National Grid says they are holding out because they don’t want ratepayers to have to pay more because the workers are asking that all employees continue to have a pension rather than move to 401(k) plans and to maintain their health benefits.

I know the importance of a pension. I am a retired electrician from Local #103 IBEW. My pensions serve me. They are fixed and secure and I can count on them monthly to be the same.

MarketWatch in May 2018 says, “National Grid PLC said Thursday that its fiscal 2018 pretax profit rose 24% …. The utility company made a pretax profit of 2.71 billion pounds ($3.66 billion) for the year ended March 31, 2018 compared with GBP2.18 billion a year earlier. The company said its profit after tax was GBP3.59 billion, reflecting a GBP1.51 billion tax credit relating to the reduction in the US federal corporation tax rate.”

For National Grid to claim their only concern is the ratepayer is disingenuous at best. It is clear, to me and maybe you as well, that their interest is continuing to increase their profit margin at the cost of public safety and worker health and welfare.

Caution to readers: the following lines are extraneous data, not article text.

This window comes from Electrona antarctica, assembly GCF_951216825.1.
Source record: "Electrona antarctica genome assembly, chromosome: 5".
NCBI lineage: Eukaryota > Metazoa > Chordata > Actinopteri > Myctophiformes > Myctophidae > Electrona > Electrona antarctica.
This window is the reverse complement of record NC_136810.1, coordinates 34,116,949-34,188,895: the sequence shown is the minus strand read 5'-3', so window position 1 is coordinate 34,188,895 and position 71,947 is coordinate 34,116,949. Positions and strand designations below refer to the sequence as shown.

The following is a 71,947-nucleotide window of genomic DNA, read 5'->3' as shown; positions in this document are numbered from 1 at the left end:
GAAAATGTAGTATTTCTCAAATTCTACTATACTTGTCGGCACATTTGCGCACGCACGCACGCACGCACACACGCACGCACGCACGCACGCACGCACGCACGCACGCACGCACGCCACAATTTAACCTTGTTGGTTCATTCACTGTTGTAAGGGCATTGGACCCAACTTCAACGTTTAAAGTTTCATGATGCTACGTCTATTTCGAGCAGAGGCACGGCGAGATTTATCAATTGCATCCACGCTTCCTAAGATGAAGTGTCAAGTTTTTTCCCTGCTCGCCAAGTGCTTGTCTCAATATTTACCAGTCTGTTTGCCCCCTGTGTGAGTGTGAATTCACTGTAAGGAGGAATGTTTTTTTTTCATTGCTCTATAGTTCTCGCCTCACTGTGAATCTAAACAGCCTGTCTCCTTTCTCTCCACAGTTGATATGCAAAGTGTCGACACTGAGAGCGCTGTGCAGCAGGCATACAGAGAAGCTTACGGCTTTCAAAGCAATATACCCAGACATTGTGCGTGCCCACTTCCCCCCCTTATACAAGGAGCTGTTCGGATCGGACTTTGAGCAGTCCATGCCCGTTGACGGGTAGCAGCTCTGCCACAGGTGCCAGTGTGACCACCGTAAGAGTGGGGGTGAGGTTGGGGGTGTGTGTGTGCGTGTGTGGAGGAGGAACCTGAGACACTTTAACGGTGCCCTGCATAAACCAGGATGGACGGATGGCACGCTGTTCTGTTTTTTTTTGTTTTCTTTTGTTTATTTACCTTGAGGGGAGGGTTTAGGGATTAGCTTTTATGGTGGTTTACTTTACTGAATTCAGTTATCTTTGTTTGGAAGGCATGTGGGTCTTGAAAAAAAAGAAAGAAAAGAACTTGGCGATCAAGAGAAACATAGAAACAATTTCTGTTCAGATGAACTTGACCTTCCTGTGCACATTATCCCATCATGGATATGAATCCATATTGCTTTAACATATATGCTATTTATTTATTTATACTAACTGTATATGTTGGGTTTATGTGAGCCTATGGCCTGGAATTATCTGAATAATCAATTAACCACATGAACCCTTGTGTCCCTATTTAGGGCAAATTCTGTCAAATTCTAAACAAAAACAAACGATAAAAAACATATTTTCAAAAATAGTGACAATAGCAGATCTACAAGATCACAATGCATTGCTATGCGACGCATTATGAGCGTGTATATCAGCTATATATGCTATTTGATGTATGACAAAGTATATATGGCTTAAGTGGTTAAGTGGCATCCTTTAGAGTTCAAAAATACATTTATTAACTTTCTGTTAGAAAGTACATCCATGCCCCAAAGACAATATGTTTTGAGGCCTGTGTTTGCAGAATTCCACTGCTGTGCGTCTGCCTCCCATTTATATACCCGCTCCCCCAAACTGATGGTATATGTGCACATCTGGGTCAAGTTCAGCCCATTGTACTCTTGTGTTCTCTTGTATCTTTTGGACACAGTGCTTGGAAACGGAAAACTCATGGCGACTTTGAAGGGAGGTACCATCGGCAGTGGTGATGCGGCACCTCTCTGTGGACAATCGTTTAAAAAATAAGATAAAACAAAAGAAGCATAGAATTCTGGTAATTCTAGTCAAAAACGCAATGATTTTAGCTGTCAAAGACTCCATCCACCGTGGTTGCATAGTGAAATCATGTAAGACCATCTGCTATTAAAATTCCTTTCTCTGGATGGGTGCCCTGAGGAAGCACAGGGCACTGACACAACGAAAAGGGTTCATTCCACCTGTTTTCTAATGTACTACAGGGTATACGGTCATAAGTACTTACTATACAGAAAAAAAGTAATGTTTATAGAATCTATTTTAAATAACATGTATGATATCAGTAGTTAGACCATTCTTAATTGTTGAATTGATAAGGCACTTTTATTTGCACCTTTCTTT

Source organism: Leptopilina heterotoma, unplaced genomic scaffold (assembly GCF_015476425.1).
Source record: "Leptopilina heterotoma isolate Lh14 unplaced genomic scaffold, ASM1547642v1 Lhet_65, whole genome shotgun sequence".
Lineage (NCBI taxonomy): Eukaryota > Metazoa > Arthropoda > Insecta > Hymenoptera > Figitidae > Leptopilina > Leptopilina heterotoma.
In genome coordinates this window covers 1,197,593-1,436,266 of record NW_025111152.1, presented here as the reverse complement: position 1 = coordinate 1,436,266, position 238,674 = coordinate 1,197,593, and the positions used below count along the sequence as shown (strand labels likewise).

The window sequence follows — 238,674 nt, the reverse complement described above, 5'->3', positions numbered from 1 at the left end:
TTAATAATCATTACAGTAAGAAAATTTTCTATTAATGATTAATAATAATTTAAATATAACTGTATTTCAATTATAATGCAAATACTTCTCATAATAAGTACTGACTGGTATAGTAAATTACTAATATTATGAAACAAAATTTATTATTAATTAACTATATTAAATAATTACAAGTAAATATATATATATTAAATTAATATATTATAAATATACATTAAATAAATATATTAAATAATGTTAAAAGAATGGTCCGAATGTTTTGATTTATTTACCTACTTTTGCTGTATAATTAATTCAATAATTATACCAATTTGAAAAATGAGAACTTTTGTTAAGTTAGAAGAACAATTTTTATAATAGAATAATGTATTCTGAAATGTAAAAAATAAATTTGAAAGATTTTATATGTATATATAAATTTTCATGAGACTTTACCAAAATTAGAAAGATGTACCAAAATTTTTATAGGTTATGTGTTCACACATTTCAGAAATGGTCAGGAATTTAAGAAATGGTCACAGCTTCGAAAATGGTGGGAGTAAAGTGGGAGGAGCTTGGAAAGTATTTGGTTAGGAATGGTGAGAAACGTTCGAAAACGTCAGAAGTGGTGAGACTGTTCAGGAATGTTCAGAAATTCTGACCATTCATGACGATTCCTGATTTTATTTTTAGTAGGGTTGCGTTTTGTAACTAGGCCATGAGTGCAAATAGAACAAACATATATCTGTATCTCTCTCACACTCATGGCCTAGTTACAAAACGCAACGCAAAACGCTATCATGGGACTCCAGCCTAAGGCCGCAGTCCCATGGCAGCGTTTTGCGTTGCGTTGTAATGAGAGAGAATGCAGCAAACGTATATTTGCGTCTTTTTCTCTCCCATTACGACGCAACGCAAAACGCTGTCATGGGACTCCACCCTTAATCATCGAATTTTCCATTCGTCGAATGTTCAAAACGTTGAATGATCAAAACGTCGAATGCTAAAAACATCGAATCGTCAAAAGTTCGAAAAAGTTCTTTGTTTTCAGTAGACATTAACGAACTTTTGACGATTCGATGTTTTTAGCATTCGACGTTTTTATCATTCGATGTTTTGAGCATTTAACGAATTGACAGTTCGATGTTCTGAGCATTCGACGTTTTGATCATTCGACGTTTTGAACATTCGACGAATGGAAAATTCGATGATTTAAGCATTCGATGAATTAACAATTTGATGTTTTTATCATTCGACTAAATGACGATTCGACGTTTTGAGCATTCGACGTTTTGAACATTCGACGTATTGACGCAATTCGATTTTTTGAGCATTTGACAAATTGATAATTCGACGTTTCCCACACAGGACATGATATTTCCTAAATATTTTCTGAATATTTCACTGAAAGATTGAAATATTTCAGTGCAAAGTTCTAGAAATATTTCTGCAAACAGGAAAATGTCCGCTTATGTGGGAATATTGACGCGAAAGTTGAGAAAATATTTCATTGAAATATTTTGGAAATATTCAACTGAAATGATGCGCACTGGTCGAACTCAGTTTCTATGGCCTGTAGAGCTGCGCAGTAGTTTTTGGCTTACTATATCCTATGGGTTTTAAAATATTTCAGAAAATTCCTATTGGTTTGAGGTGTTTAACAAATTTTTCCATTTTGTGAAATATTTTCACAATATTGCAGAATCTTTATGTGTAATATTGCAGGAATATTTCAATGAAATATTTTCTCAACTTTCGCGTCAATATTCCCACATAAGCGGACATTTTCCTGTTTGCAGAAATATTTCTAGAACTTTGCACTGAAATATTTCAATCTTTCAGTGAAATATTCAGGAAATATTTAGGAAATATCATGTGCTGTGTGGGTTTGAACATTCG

The workers say: “Public safety is not a bargaining chip”. I agree. End the lockout!

Sara Driscoll
Jamaica Plain

JP’s Centre Street

Has anyone noticed how clean (almost spotless) the JP sidewalks and streets have become in recent weeks?  The Department of Public Works has been showing up like never before and one particular employee, Mike Cosby, is a key reason for the transformation.  This man is motivated and you can see it when he stoops to pick up the smallest piece of litter.  You can’t walk by him without an enthusiastic greeting … almost as if he’s running for office.  No, it’s just a man who likes his work, takes pride in his accomplishments, and clearly loves people.  So, next time you see Mike on the street doing his bit to keep JP sidewalks free of litter (cigarette butts, scratch tickets, etc.), give him a shout out, not to mention his fellow employees whose job it is to make our downtown shopping areas more inviting.

Michel L. Spitzer

Jamaica Plain resident